The twins Leah and Adah represent two different models of rationality.

Leah is at first her father’s best student, an industrious young Christian who learns by heart all the Bible lessons he prescribes. She truly believes in the mission, and through her Kingsolver suggests the idealism Christianity can inspire. But Leah, a very intelligent girl, is not unobservant, and the arc of the story has her gradually coming to see the limitations of her father’s world view and finally rebelling against it.

Before the tragedy that eventually breaks up the family, Leah’s twin Adah is set up to be the novel’s unorthodox visionary. Because of trauma in childbirth (hemiplegia), Adah is lame and she can hardly speak. As she explains : “My right side drags. I was born with half my brain dried up like a prune, deprived of blood by an unfortunate fetal mishap.” (p.39) She is every bit Leah’s equal as an intellectual and reads many challenging books surreptitiously, but she is more intuitive, more offbeat in her reasoning, and far more sceptical of her father’s mission from the very start. It is notable that she frequently refers to her father as “Our Father”, suggesting either that she thinks the Reverend Nathan Price believes himself to be God, or that she sees the concept of God to be too bound up with a father’s power. Just as Rachel is characterised by foolish malapropisms, so Adah is characterised by ingenious palindromes, which often reveal the truth of things – such as “The ‘Amen enema’, as I call it. My palindrome for the Reverend.” (p.80)

As for Ruth May, she is, incarnated (and – dare I say – very idealised) the essential innocence, shrewness in observation, trustingness and spontaneity of childhood. She easily makes friends with the African children of the village, plays with them the game of “Mother May I?” (the American equivalent of “Simon Says”) and is venturesome at times when older people would be more cautious.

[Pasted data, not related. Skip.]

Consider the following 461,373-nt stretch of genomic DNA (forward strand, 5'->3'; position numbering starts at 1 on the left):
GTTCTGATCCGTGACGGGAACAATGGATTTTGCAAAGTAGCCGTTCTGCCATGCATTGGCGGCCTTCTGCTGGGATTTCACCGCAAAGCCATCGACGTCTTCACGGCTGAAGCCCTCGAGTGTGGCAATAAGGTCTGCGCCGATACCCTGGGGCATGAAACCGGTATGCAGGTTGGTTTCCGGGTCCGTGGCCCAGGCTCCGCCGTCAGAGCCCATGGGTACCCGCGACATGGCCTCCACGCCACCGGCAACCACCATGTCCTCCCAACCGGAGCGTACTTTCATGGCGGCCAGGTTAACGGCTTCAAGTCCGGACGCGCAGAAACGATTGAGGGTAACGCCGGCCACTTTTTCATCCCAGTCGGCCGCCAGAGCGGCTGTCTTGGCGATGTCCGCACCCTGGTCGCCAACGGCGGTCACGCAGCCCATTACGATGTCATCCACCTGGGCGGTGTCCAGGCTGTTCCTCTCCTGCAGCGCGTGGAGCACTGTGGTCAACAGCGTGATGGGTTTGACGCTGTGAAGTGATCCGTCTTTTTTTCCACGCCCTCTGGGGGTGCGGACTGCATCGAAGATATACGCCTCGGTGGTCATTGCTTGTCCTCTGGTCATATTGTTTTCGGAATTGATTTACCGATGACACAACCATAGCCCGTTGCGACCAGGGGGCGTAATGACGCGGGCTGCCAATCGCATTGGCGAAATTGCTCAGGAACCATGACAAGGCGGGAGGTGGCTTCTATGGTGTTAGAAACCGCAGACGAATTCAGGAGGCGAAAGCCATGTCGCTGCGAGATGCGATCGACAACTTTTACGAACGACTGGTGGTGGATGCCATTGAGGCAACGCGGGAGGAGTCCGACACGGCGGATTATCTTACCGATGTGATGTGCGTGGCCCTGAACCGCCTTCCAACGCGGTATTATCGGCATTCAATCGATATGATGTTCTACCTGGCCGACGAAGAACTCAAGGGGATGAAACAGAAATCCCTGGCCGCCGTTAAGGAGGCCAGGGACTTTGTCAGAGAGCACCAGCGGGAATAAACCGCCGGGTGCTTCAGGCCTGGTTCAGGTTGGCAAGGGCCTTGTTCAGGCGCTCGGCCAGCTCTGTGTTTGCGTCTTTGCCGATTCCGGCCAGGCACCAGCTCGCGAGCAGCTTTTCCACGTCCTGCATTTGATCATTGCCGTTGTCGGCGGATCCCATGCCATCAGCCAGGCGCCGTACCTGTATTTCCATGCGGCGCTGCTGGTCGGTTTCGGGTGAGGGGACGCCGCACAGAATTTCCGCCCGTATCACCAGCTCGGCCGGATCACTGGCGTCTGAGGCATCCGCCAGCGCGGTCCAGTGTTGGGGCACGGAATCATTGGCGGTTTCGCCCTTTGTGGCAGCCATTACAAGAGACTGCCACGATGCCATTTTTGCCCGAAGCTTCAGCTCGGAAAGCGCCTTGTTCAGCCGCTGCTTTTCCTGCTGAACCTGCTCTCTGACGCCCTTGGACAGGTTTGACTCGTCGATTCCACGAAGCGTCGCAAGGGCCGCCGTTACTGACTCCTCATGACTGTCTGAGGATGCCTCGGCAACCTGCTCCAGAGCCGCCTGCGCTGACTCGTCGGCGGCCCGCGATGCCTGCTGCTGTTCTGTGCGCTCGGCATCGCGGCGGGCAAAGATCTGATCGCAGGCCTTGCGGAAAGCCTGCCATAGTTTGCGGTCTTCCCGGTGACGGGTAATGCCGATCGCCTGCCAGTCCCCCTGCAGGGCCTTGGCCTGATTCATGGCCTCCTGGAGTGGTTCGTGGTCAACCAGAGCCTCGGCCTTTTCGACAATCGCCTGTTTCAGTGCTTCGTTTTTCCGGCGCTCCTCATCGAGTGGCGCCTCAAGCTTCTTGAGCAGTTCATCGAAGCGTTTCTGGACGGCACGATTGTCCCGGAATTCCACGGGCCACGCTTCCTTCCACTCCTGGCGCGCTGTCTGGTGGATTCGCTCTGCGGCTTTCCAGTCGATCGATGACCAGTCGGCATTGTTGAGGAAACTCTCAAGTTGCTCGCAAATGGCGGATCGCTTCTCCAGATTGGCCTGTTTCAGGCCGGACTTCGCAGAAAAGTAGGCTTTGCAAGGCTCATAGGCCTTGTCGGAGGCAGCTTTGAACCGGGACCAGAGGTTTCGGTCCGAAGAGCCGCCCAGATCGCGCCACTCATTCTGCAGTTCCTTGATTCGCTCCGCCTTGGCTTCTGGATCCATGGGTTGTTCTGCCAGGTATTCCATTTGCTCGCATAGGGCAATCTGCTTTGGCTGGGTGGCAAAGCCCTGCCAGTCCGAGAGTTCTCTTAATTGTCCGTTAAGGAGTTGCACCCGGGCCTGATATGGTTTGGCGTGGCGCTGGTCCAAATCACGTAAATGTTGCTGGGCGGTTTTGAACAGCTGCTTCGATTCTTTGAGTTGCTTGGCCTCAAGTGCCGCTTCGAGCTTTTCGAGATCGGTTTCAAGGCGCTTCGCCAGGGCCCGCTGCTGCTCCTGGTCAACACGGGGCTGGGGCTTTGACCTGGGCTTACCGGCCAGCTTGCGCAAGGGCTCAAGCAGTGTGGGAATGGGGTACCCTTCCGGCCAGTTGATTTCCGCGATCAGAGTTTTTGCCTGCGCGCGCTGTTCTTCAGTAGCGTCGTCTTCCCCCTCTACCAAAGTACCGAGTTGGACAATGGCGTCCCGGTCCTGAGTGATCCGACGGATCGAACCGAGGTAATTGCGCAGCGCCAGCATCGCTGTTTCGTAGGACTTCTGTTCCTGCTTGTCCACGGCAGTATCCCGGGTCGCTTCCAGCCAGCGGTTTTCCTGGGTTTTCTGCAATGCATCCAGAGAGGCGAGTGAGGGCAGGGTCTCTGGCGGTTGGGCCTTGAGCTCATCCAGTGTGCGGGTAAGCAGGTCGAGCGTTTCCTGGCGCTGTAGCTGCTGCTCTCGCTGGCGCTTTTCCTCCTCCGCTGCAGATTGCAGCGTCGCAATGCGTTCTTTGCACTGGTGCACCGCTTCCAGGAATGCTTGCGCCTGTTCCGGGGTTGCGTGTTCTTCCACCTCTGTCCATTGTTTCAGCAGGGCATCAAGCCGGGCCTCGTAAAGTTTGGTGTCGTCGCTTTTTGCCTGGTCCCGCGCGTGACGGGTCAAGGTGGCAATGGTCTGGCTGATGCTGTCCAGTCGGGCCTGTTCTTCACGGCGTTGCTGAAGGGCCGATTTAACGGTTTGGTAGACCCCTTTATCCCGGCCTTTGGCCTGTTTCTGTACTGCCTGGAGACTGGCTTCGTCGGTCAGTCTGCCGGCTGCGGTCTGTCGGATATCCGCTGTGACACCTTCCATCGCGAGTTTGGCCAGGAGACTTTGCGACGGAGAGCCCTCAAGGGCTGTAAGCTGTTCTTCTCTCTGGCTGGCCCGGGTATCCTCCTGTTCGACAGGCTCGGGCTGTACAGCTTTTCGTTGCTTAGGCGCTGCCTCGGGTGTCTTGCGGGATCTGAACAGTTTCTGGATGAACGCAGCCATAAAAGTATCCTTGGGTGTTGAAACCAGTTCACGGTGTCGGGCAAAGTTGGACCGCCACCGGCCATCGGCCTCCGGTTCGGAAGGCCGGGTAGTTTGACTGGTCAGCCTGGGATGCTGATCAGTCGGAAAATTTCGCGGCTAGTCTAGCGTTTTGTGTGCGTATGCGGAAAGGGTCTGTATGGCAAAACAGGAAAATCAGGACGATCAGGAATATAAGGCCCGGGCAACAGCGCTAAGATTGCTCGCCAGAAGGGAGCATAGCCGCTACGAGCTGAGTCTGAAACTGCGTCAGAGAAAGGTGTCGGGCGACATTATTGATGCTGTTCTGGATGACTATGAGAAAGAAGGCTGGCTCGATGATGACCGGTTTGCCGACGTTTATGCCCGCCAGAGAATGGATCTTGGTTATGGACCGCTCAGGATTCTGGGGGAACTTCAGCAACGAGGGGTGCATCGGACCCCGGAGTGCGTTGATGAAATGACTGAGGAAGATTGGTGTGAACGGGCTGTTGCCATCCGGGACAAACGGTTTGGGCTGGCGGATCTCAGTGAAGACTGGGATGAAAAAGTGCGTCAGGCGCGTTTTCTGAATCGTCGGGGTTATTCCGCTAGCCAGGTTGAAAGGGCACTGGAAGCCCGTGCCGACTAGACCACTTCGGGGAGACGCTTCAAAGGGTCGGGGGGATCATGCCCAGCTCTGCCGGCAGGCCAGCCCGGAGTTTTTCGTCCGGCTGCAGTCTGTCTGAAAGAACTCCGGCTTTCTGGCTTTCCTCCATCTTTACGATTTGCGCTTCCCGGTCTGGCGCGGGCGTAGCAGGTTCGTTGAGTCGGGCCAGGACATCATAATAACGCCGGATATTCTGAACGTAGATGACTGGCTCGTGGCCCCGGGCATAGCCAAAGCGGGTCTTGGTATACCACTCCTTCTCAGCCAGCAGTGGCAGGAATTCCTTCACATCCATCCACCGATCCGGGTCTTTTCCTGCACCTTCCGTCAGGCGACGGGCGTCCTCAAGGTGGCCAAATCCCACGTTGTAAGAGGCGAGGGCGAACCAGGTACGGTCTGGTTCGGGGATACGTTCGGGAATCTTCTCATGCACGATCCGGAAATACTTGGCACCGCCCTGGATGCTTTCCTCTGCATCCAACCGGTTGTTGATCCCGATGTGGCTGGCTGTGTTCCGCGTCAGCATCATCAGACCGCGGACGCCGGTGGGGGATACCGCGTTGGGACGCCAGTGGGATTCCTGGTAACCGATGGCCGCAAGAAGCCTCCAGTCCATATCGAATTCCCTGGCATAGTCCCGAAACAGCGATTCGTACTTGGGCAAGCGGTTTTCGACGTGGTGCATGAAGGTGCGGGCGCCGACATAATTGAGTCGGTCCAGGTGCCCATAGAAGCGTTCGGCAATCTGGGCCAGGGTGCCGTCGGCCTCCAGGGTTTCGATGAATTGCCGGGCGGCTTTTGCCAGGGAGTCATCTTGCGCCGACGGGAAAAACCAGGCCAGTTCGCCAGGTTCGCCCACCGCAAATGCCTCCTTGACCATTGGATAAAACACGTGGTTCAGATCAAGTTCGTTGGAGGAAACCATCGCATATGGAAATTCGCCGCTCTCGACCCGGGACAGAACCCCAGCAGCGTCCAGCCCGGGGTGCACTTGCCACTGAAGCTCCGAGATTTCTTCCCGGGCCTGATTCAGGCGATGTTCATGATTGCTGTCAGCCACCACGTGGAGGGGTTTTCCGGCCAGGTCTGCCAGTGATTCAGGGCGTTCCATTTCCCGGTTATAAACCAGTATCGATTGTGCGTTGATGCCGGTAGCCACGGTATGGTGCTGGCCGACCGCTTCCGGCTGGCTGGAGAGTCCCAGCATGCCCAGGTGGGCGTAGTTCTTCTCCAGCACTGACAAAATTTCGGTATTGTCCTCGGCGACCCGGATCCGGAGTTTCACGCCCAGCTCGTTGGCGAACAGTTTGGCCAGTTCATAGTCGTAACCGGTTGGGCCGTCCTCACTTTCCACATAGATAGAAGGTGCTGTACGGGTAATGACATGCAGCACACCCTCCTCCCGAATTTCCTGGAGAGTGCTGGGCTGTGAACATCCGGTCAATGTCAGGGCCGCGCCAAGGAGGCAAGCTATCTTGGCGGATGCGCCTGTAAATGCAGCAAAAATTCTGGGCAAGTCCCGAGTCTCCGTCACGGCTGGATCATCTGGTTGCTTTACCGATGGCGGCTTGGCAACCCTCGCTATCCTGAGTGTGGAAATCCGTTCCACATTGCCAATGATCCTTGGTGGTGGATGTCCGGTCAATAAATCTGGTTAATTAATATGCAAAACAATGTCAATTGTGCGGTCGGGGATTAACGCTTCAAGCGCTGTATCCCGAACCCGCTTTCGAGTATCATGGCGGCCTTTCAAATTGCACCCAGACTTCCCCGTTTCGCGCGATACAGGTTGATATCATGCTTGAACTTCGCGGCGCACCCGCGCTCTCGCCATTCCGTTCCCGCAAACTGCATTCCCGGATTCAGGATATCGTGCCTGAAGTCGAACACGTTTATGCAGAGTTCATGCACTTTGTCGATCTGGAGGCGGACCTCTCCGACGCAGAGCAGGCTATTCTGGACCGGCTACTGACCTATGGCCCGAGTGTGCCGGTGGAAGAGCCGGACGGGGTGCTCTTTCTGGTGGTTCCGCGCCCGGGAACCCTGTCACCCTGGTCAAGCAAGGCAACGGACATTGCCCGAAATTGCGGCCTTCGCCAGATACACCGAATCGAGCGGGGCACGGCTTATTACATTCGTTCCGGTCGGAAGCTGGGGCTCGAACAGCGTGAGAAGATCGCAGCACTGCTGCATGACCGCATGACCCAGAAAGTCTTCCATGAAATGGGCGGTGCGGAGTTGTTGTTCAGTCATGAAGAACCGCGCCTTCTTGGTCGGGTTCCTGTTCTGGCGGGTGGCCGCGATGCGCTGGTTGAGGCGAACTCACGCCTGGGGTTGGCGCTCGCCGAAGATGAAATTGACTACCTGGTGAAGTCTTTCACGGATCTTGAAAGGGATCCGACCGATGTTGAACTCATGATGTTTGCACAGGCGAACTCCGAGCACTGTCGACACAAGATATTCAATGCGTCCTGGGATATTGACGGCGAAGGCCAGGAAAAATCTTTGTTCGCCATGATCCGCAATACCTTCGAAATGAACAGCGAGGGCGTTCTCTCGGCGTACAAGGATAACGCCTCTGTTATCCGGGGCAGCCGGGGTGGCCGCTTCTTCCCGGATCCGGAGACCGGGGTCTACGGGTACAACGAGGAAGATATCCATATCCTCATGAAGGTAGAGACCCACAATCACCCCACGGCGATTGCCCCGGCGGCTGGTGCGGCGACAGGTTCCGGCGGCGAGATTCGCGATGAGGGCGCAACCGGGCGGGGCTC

Most obviously this is a story of cultural clash and mutual incomprehension between cultures, with an American family, affluent by the standards of most of the world, attempting to live in an African environment far from their familiar comforts. The time in which the story is set is also important. In the years from 1959 to the mid-1960s, the Belgians withdrew from their long (mis)rule of the Congo, independence was gained, but the nationalist leader Patrice Lumumba was widely suspected by America of being a Communist, and therefore the CIA and European financial interests engineered his overthrow (and murder), thus ushering in the long dictatorship of Joseph-Desire Mobutu (later styled Mobutu Sese Seko).

There was much violence in the Congo in this period, and as I set out reading The Poisonwood Bible, I assumed confidently that such mass violence that would eventually engulf the Price family. I was wrong. To Barbara Kingsolver’s great credit, the novel does not exploit the violence of new independence for sensationalism or to make plot points, and it is quite a different tragedy (about which I will not provide a “spoiler”) which breaks the family apart.